As for your remark about how youth pastors always emphasized that people who did not become Christianized by 18 were unlikely to be Christianized at all and that maybe this is because that is when they develop critical thinking skills: I was literally thinking pretty much the same thing on my way home from work last night. But then, I also work in a library, and I see a lot of people who, as full grown adults, do not have critical thinking skills. (I see this lack of critical thinking skills among mental health care professionals, too.) I wonder if part of it is also the impulse, when we are younger, to latch on to absolutist dogmas to explain the confusing confusing world, but that adults don't really care to understand? That would allow for the same thing to happen to everyone regardless of their ability for critical thinking.

It also seems, for reasons that are unknown to me, that in high school and college a lot of people get heavily involved in clubs and things, but afterward, they aren't so much anymore. Maybe it is because they have created their own projects that they work on independently of groups like that (and it is easier to have someone to tell you what to do)? I think that is a significant part of it for me, I would like to be involved in some organizations but I simply don't have the time because I have my own projects to work on. Perhaps it is because in school those clubs and things are right there and they don't have to put forth the effort to find them. But it does seem like a lot of adults are a lot more apathetic and uninvolved than they were in school, despite the stereotypes about teenagers. I think there is something to your soccer/church theory, but I still feel like there is something about the general population that I still don't understand that is contributing to this.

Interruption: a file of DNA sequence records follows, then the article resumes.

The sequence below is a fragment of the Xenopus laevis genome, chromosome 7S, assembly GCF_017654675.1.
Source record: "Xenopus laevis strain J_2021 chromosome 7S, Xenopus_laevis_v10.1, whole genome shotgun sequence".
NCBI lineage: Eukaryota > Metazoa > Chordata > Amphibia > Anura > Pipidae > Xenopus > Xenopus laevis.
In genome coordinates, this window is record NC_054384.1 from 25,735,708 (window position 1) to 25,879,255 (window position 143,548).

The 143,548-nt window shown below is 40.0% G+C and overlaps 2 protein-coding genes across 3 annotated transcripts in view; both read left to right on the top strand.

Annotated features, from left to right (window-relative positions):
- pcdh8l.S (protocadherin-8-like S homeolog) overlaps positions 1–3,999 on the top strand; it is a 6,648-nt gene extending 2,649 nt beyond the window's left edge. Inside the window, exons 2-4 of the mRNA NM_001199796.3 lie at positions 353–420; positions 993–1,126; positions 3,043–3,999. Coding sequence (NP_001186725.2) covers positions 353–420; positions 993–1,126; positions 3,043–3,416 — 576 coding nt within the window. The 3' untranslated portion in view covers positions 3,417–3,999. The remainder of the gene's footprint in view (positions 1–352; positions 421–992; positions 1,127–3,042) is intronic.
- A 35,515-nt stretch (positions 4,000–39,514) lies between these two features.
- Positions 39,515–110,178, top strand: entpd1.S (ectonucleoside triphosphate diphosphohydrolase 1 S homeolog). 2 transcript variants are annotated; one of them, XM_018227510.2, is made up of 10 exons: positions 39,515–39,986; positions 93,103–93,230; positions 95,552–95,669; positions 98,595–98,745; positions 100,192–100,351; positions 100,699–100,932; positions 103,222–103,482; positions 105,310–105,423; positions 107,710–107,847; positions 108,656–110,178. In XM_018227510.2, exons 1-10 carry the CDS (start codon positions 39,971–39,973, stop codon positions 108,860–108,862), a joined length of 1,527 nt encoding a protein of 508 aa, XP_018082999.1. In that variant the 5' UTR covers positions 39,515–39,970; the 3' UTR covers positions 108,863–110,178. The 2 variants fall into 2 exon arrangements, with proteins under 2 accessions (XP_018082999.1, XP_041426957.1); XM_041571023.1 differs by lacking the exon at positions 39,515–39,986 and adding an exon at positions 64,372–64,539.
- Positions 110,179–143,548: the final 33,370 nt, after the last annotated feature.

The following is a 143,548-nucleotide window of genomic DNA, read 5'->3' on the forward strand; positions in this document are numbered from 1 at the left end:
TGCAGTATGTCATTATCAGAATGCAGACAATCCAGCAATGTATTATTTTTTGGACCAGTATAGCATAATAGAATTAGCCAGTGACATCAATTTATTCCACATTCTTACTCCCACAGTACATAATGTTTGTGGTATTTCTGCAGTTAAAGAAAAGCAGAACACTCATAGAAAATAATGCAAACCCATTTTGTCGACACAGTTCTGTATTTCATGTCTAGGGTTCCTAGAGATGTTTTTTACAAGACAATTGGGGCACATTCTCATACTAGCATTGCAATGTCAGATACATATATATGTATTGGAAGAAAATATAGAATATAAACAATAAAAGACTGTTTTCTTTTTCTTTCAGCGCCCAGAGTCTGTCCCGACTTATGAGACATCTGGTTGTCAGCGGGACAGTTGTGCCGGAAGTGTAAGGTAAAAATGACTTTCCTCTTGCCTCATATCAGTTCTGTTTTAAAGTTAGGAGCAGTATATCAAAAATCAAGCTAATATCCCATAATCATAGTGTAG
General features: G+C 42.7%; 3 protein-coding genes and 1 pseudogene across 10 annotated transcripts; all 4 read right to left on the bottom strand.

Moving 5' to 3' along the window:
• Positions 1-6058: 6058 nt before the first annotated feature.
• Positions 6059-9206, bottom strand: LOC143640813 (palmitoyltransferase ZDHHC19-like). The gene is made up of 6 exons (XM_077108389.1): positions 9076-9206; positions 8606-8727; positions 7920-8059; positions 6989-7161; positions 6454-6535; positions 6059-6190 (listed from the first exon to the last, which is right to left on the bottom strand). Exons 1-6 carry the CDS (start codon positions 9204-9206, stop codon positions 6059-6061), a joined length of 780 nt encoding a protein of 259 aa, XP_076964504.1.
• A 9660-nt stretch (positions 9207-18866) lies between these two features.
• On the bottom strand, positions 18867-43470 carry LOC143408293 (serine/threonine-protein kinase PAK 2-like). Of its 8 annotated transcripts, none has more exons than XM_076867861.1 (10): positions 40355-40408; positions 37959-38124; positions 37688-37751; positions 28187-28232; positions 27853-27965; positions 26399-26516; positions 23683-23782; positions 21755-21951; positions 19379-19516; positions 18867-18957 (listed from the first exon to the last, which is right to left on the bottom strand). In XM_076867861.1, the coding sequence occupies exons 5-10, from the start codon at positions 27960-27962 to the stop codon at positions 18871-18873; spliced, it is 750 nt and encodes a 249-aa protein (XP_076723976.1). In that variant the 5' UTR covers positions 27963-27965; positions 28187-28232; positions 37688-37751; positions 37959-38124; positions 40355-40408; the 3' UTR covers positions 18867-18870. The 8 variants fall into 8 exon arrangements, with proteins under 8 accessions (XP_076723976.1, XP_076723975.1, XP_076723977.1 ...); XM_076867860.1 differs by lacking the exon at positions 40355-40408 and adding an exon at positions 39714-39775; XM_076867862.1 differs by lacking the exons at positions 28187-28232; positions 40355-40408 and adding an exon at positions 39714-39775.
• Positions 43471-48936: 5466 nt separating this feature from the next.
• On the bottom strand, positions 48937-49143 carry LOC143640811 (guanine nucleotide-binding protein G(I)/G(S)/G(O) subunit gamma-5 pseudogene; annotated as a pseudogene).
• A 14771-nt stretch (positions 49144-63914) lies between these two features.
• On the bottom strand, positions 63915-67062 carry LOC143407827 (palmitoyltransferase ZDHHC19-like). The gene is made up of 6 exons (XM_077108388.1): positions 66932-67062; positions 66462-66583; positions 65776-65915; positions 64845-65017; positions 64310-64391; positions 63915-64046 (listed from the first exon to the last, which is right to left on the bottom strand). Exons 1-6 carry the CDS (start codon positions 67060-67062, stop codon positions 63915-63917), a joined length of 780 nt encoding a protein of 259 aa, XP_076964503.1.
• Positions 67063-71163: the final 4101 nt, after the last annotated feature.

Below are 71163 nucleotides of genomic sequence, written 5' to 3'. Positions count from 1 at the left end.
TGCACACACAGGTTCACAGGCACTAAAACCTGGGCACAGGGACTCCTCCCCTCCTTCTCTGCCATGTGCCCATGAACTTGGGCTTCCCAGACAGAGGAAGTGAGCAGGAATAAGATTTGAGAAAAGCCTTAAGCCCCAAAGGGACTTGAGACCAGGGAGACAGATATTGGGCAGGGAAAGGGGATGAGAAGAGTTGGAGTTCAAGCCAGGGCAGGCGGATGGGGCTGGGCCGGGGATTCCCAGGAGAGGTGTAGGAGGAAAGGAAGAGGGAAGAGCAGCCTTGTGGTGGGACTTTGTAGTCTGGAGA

ExPatMatt said...

As a football fan, I should respectfully disagree with your opinion on the game.

However, having watched Toronto FC play several times last year I can confirm that the game played on this side of the pond is not, in fact, football, but is actually soccer - there is a difference and it's enough of a difference to make me agree that yes, soccer is shite.

Although the fact that hotdog eating garnered more viewers that MLS should be cause for concern for you guys...


I stopped reading when you started comparing it to Christianity though; I just couldn't take it any more!

Cheers,

big a said...

jessa,

in re: your "adults don't seem as involved in clubs and whatnot as high school and college students" thing, I have to highlight a couple reasons you missed that might show adults to be less apathetic than you think.

1. In school, most folks run on more or less the same schedule. Most people take classes during the day and have evenings off. Weekends aswell. In the real world, people work all kinds of crazy hours and have commitments to family, boy/girlfriends, what have you that they usually don't have during their educational years. It makes getting people together a specific time much more difficult.

2. Especially in going from college, you just have a hell of a lot less DENSITY in the real world. I am a pen & paper roleplayer (Dungeons & Dragons, World of Darkness, Rifts, etc.) and have spent the last 2 years, off and on, trying to organize a steady game with no success. I simply can't gather enough players in a small enough area to make a regular game feasible.

Geds said...

jessa: